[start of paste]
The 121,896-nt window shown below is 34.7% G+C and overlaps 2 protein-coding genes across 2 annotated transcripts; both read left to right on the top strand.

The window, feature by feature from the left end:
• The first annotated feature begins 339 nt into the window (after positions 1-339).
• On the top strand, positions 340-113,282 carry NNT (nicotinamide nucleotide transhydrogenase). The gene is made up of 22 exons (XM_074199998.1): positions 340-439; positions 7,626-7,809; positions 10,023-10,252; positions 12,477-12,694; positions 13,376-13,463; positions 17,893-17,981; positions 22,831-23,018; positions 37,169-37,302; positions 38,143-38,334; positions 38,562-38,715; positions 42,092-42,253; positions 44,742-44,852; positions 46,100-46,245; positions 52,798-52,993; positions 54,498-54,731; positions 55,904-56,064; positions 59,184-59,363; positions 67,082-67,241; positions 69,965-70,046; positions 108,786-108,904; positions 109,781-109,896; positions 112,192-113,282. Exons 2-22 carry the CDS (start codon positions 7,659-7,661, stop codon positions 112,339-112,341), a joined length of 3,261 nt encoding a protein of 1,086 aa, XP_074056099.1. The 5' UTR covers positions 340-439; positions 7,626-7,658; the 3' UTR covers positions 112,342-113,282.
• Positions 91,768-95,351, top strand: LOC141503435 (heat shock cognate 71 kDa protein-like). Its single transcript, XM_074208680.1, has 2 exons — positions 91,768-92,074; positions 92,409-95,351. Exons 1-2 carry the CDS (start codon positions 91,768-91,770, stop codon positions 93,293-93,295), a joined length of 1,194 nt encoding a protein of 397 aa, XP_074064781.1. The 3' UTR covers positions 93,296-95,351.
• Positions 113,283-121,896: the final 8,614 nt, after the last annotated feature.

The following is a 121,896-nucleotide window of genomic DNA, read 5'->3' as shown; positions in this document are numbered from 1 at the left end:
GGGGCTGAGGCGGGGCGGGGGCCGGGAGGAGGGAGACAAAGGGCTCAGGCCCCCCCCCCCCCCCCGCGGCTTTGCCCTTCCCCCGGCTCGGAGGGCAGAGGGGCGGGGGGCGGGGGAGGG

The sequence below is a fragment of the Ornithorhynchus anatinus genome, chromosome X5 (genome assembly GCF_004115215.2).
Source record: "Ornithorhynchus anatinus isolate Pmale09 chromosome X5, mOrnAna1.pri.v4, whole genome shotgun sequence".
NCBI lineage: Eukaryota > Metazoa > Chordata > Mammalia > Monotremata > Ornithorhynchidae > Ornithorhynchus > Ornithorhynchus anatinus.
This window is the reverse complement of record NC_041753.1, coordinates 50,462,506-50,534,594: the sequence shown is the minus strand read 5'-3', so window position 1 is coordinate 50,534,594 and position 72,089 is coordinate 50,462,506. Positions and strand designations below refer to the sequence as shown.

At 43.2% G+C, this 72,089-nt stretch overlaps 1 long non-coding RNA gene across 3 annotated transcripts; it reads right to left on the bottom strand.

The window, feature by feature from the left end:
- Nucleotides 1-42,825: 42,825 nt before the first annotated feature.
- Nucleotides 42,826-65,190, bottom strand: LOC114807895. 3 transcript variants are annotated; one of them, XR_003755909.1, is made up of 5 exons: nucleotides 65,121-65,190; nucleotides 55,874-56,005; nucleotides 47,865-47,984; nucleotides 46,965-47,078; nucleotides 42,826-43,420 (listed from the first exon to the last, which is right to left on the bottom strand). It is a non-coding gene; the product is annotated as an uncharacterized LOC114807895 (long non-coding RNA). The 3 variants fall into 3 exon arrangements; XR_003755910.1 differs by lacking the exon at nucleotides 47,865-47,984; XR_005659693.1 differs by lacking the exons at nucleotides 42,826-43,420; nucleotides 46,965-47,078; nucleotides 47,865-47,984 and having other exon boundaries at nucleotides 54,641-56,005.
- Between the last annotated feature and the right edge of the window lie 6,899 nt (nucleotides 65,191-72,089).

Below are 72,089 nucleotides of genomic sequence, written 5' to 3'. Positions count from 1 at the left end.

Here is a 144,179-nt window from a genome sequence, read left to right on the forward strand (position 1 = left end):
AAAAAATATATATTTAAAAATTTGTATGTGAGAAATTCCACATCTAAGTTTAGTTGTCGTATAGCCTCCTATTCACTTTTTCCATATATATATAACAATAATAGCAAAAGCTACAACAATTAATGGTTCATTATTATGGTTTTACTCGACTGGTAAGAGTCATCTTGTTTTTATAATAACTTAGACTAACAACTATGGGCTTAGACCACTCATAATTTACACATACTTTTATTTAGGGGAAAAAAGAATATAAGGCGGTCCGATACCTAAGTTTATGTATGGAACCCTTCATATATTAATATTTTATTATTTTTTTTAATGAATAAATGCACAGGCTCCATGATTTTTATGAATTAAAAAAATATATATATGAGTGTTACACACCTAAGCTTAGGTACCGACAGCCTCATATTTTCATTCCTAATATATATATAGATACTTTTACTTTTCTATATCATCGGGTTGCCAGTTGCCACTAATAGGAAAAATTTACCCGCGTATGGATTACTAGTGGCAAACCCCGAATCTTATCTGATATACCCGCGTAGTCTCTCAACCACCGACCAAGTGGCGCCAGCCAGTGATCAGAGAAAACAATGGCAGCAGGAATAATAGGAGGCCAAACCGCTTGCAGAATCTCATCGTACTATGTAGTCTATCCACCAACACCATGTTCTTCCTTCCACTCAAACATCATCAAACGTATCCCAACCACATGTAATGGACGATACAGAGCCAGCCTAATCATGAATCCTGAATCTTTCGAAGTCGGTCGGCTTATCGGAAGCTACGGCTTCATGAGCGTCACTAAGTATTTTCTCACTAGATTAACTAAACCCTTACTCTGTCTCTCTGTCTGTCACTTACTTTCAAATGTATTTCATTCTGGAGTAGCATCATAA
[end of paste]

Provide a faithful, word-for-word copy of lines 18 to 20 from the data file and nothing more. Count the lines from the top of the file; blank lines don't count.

Below are 72,089 nucleotides of genomic sequence, written 5' to 3'. Positions count from 1 at the left end.

Here is a 144,179-nt window from a genome sequence, read left to right on the forward strand (position 1 = left end):
AAAAAATATATATTTAAAAATTTGTATGTGAGAAATTCCACATCTAAGTTTAGTTGTCGTATAGCCTCCTATTCACTTTTTCCATATATATATAACAATAATAGCAAAAGCTACAACAATTAATGGTTCATTATTATGGTTTTACTCGACTGGTAAGAGTCATCTTGTTTTTATAATAACTTAGACTAACAACTATGGGCTTAGACCACTCATAATTTACACATACTTTTATTTAGGGGAAAAAAGAATATAAGGCGGTCCGATACCTAAGTTTATGTATGGAACCCTTCATATATTAATATTTTATTATTTTTTTTAATGAATAAATGCACAGGCTCCATGATTTTTATGAATTAAAAAAATATATATATGAGTGTTACACACCTAAGCTTAGGTACCGACAGCCTCATATTTTCATTCCTAATATATATATAGATACTTTTACTTTTCTATATCATCGGGTTGCCAGTTGCCACTAATAGGAAAAATTTACCCGCGTATGGATTACTAGTGGCAAACCCCGAATCTTATCTGATATACCCGCGTAGTCTCTCAACCACCGACCAAGTGGCGCCAGCCAGTGATCAGAGAAAACAATGGCAGCAGGAATAATAGGAGGCCAAACCGCTTGCAGAATCTCATCGTACTATGTAGTCTATCCACCAACACCATGTTCTTCCTTCCACTCAAACATCATCAAACGTATCCCAACCACATGTAATGGACGATACAGAGCCAGCCTAATCATGAATCCTGAATCTTTCGAAGTCGGTCGGCTTATCGGAAGCTACGGCTTCATGAGCGTCACTAAGTATTTTCTCACTAGATTAACTAAACCCTTACTCTGTCTCTCTGTCTGTCACTTACTTTCAAATGTATTTCATTCTGGAGTAGCATCATAA